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Review call as councils’ £5m PR bill is revealed

A major rethink on town hall spending is being demanded after multi-million pound council bills for public relations and consultants were revealed.

Newly published figures showed that Northern Ireland's 26 councils have been splashing out £5m a year on public relations between them.

Bills for outside consultants meanwhile have climbed to a combined total of £23.5m across a three-year period.

The politician who obtained the details, MLA Dolores Kelly, is now calling for such spending to be reviewed.

The SDLP Assembly Member is also battling for the release of further information covering council bosses' pay and local government legal bills.

Figures provided to her at the Assembly included annual council spending totals for public relations. These added up to £5,128,474 in 2008/09 — a rise on the previous year's tally of £4,924,945.

The biggest PR spender is Belfast City Council, which has the largest population. Its public relations outlay in 2008/09 was £1,462,512.

Next highest in the year was Coleraine with £465,849, followed by North Down with £305,092. Carrickfergus Council had the lowest PR total in the year on just £14,085, the Assembly was told.

There were also sharp differences in the consultancy bills of different councils.

These added up across the 26 councils to £9,139,000 in 2008/09, compared to £7,941,449 in 2007/08 and £6,500,014 in the previous year. Belfast Council again had the largest individual totals, adding up to almost £8m over the three years. Next highest was Newtownabbey with over £3m during the period, while Castlereagh was lowest with only £47,915.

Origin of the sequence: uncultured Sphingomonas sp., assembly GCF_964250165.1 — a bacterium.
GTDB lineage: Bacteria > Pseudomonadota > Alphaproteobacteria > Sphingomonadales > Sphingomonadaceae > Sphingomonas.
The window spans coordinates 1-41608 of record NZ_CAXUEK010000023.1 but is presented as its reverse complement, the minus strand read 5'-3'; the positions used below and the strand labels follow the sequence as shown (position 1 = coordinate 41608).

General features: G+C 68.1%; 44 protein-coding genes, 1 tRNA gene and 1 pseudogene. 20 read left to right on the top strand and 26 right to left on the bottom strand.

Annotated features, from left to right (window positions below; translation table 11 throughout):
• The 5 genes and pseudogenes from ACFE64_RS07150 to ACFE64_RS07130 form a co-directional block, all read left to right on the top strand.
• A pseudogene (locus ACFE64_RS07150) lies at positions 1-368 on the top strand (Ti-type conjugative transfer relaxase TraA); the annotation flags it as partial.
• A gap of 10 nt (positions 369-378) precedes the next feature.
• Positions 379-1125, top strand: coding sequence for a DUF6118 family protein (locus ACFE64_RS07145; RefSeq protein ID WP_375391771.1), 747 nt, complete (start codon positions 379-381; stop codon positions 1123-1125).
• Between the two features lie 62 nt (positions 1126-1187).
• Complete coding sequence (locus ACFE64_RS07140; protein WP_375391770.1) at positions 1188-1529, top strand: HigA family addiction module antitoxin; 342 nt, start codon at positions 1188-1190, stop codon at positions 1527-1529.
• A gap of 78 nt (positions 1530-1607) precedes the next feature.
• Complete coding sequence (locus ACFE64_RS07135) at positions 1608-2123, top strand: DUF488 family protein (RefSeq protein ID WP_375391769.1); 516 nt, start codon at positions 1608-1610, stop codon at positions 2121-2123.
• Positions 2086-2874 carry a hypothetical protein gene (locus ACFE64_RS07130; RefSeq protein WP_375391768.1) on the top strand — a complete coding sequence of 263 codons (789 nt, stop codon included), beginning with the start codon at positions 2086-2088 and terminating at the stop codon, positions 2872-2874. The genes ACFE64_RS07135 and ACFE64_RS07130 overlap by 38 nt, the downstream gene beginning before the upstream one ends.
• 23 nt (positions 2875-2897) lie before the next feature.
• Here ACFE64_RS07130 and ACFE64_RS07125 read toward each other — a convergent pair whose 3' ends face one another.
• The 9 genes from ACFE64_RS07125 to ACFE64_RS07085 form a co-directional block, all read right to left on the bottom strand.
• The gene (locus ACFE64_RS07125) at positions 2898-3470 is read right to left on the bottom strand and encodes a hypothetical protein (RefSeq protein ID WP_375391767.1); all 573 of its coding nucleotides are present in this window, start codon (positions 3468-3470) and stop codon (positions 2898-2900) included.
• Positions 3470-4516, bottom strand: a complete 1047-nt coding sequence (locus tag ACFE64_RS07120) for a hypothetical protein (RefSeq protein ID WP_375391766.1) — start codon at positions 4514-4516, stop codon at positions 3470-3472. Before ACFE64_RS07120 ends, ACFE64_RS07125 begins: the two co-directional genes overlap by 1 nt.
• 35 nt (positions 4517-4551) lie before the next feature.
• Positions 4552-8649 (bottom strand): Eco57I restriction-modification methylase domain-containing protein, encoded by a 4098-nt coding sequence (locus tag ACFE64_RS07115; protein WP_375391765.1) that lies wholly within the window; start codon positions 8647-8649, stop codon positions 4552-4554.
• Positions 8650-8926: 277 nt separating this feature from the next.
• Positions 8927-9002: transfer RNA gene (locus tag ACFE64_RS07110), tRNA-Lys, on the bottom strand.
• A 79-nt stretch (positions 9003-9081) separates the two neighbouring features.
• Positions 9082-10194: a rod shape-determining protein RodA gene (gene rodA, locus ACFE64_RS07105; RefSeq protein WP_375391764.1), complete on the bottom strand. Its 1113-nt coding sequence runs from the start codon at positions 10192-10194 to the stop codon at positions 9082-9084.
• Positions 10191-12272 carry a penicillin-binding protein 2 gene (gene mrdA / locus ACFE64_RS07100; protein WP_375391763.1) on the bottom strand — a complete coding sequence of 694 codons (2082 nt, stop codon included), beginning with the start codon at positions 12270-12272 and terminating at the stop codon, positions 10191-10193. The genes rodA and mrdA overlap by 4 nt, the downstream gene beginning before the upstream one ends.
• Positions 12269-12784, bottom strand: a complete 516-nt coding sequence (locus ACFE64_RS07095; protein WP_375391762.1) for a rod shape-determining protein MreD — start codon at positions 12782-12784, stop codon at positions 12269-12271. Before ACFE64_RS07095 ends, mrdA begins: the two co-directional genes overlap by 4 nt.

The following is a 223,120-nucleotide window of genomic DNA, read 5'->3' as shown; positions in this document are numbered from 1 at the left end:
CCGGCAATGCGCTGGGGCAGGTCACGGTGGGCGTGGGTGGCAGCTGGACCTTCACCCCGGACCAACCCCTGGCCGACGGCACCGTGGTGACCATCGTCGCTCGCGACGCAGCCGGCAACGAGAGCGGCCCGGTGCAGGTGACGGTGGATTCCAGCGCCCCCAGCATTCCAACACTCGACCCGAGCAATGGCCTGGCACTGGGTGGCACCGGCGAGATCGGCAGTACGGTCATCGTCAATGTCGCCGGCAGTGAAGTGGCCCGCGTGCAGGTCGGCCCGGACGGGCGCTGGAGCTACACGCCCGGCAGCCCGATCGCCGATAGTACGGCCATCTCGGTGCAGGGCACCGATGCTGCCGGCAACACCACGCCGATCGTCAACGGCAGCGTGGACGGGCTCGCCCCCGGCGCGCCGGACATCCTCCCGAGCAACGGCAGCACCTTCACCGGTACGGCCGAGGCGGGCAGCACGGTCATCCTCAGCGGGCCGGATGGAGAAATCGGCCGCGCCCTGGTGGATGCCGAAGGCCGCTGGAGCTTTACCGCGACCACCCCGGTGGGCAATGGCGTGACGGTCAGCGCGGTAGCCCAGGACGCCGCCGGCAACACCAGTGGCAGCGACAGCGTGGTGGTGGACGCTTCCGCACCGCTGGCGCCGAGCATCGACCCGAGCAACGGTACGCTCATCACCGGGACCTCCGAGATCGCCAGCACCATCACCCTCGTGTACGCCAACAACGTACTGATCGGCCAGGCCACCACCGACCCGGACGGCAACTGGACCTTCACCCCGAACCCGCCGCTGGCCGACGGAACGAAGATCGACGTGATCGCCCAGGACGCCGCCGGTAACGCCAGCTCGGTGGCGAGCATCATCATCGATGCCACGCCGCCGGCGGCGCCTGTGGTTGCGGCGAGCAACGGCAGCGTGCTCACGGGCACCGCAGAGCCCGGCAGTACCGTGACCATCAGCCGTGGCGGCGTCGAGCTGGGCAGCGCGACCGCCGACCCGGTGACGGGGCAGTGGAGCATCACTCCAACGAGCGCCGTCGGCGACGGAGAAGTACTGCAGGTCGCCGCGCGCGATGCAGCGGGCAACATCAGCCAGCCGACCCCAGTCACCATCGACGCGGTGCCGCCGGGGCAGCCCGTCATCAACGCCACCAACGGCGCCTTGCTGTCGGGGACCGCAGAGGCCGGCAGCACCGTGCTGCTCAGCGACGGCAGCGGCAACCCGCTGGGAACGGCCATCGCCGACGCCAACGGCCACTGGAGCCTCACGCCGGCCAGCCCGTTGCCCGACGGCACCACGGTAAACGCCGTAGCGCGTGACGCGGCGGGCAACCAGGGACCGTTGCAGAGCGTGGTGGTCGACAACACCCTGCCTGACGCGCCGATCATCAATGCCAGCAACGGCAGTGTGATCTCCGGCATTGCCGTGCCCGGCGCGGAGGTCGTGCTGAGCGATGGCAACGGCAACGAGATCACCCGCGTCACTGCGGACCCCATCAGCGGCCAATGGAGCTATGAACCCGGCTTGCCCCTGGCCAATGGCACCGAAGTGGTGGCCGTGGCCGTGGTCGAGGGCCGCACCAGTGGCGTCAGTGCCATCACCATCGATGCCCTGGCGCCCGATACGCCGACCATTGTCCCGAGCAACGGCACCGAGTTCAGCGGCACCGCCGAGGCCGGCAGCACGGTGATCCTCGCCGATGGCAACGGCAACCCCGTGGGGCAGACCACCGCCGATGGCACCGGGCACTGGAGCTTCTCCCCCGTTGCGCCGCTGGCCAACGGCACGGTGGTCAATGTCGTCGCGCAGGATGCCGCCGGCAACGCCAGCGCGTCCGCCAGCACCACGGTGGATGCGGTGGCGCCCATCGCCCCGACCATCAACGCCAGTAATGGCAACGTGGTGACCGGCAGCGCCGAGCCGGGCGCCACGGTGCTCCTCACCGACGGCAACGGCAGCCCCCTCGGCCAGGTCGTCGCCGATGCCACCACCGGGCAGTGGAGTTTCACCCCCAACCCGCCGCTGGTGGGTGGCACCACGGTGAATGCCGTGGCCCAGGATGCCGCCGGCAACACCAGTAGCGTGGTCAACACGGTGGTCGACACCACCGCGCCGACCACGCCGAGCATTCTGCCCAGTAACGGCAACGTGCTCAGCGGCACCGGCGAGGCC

The Upper Bann MLA had also asked at the Assembly for a breakdown of senior management costs and legal services bills at each of the 26 councils.

But, replying to her written questions, Environment Minister Edwin Poots said this information could only be obtained at a disproportionate cost.

Ms Kelly said a rethink was needed on how ratepayers' money was used and whether value for money was being secured. She said her concern was to ensure that money remained available for key council services.

Commenting on the consultancy spend figures, the Assembly Member said: “It's arguably not making a difference to people on the ground. Sometimes it's unavoidable — I understand that.

“You need to make sure you have the right people in the right places so you don't incur these costs.”

Belfast Telegraph


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